JD | Juris Doctor

Online Law Courses offered in the Juris Doctor Program at CalSouthern

Below you’ll find a list of the required and elective law courses that make up the online Juris Doctor degree program at CalSouthern. The curriculum and course sequencing are designed to provide students with a solid legal education and prepare them to be successful on the State Bar of California Exams.

Required Core Courses

1L Required Courses

LAW 5121 Civil Procedure

Credits : 4
A study of common law civil procedure and its modern development including an overview of procedure. Emphasis is on jurisdiction and remedies.

Learning Outcomes:
  • Examine the principal areas of civil procedure, including jurisdiction, pleadings, parties, discovery, trials, and appeals.
  • Evaluate and analyze variant fact patterns and determine whether a court has personal jurisdiction over a party or subject matter jurisdiction over a matter.
  • Evaluate and analyze assigned cases and/or facts from a hypothetical to demonstrate mastery of legal reasoning and analytical skills.
  • Apply the Erie Doctrine to variant fact patterns.
  • Examine incentives to litigate, including compensatory and liquidated damages, specific or declaratory relief, and provisional remedies.
  • Explain aspects of the pleading process, including complaint, answer, amendments, and motions.
  • Examine the discovery process and apply discovery rules to specific scenarios.
  • Distinguish between different forms of resolution without trial, including default, failure to prosecute, voluntary dismissal, negotiation and settlement.
  • Examine the roles of judges and juries in the civil litigation process.
  • Examine procedural controls of rational proof, including burdens of proof and persuasion, judgments as a matter of law, exclusions, and jury instructions.
  • Examine the appeal process and determine who can appeal, when a decision may be appealed, and the subsequent scope of review.
  • Distinguish between claim preclusion, issue preclusion and collateral attack.
  • Contrast joinder of claims with joinder of parties.
  • Synthesize course concepts through interaction and discussion with other learners and faculty mentor.
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2L, 3L & 4L Required Courses

LAW 5121 Civil Procedure

Credits : 4
A study of common law civil procedure and its modern development including an overview of procedure. Emphasis is on jurisdiction and remedies.

Learning Outcomes:
  • Examine the principal areas of civil procedure, including jurisdiction, pleadings, parties, discovery, trials, and appeals.
  • Evaluate and analyze variant fact patterns and determine whether a court has personal jurisdiction over a party or subject matter jurisdiction over a matter.
  • Evaluate and analyze assigned cases and/or facts from a hypothetical to demonstrate mastery of legal reasoning and analytical skills.
  • Apply the Erie Doctrine to variant fact patterns.
  • Examine incentives to litigate, including compensatory and liquidated damages, specific or declaratory relief, and provisional remedies.
  • Explain aspects of the pleading process, including complaint, answer, amendments, and motions.
  • Examine the discovery process and apply discovery rules to specific scenarios.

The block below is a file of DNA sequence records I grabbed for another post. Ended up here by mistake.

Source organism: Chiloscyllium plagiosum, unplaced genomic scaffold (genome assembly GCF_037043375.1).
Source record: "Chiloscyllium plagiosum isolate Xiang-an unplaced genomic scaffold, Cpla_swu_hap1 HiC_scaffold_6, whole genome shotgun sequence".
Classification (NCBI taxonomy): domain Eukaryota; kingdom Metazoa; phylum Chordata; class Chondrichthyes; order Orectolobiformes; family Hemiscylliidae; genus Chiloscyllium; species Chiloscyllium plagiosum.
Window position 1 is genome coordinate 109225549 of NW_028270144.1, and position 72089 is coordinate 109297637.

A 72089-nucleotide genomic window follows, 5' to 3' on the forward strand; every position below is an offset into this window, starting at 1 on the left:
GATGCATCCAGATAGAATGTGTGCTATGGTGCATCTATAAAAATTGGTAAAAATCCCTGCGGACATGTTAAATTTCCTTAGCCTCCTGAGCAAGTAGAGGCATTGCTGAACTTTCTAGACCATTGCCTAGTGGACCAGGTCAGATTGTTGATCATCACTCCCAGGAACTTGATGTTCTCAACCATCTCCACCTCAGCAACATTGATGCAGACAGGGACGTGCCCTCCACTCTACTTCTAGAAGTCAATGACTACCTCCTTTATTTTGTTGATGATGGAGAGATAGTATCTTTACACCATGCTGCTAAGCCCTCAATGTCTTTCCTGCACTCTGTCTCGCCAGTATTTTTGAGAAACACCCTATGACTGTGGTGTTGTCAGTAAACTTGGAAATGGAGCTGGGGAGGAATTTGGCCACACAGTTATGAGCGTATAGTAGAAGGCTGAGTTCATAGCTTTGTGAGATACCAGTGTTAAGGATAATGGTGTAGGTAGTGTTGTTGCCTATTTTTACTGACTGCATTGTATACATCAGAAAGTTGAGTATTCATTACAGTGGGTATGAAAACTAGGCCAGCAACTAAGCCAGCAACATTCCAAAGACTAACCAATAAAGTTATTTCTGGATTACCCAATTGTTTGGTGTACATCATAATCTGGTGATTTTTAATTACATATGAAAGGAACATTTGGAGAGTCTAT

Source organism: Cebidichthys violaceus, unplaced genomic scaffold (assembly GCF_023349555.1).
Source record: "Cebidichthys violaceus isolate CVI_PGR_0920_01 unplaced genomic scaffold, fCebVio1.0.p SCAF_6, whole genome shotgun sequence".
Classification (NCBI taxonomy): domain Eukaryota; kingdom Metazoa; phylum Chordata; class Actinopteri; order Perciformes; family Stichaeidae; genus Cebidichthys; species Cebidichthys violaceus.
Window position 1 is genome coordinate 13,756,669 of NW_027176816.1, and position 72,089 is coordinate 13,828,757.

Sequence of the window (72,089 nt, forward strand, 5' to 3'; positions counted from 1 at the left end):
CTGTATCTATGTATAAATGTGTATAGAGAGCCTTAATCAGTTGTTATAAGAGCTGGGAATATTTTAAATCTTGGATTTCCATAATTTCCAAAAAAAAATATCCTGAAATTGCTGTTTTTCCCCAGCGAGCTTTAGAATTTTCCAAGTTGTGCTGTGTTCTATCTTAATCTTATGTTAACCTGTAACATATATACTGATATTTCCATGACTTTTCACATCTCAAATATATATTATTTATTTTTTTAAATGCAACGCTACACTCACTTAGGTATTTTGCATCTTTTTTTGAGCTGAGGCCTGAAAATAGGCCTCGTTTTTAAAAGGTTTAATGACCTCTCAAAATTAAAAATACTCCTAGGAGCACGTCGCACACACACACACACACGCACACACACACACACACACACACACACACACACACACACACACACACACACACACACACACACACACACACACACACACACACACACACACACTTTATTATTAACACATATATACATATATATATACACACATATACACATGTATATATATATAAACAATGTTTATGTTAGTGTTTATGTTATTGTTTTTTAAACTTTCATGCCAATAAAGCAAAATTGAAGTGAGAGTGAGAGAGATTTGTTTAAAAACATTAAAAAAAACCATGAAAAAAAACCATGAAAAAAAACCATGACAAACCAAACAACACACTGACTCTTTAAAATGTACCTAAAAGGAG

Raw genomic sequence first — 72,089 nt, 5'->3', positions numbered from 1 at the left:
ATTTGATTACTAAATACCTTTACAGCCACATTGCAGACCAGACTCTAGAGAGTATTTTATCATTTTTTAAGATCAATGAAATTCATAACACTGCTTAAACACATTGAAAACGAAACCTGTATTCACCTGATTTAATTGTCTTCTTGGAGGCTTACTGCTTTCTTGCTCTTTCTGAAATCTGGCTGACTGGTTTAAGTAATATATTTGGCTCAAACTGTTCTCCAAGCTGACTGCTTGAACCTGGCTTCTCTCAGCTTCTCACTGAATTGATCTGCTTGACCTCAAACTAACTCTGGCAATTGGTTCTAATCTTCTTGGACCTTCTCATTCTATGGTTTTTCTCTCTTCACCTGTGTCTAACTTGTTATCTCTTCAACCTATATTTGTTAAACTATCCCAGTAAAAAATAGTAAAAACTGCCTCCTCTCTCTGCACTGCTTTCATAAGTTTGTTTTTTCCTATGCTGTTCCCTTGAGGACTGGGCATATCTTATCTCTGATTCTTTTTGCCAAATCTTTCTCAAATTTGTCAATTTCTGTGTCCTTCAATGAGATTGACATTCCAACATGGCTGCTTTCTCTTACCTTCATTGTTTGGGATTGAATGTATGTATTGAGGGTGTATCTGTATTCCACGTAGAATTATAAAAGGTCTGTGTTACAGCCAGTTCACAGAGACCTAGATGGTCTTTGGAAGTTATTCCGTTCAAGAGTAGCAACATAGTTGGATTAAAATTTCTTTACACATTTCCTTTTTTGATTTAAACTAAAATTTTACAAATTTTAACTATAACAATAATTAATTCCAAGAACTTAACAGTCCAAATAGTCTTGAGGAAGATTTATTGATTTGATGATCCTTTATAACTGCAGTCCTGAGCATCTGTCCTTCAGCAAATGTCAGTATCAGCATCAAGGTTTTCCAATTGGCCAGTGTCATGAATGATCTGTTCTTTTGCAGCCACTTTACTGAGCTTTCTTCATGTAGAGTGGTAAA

• Distinguish between different forms of resolution without trial, including default, failure to prosecute, voluntary dismissal, negotiation and settlement.
  • Examine the roles of judges and juries in the civil litigation process.
  • Examine procedural controls of rational proof, including burdens of proof and persuasion, judgments as a matter of law, exclusions, and jury instructions.
  • Examine the appeal process and determine who can appeal, when a decision may be appealed, and the subsequent scope of review.
  • Distinguish between claim preclusion, issue preclusion and collateral attack.
  • Contrast joinder of claims with joinder of parties.
  • Synthesize course concepts through interaction and discussion with other learners and faculty mentor.
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Elective Courses

LAW 5121 Civil Procedure

Credits : 4
A study of common law civil procedure and its modern development including an overview of procedure. Emphasis is on jurisdiction and remedies.

Learning Outcomes:
  • Examine the principal areas of civil procedure, including jurisdiction, pleadings, parties, discovery, trials, and appeals.
  • Evaluate and analyze variant fact patterns and determine whether a court has personal jurisdiction over a party or subject matter jurisdiction over a matter.
  • Evaluate and analyze assigned cases and/or facts from a hypothetical to demonstrate mastery of legal reasoning and analytical skills.
  • Apply the Erie Doctrine to variant fact patterns.
  • Examine incentives to litigate, including compensatory and liquidated damages, specific or declaratory relief, and provisional remedies.
  • Explain aspects of the pleading process, including complaint, answer, amendments, and motions.
  • Examine the discovery process and apply discovery rules to specific scenarios.
  • Distinguish between different forms of resolution without trial, including default, failure to prosecute, voluntary dismissal, negotiation and settlement.
  • Examine the roles of judges and juries in the civil litigation process.
  • Examine procedural controls of rational proof, including burdens of proof and persuasion, judgments as a matter of law, exclusions, and jury instructions.
  • Examine the appeal process and determine who can appeal, when a decision may be appealed, and the subsequent scope of review.
  • Distinguish between claim preclusion, issue preclusion and collateral attack.
  • Contrast joinder of claims with joinder of parties.
  • Synthesize course concepts through interaction and discussion with other learners and faculty mentor.
Back


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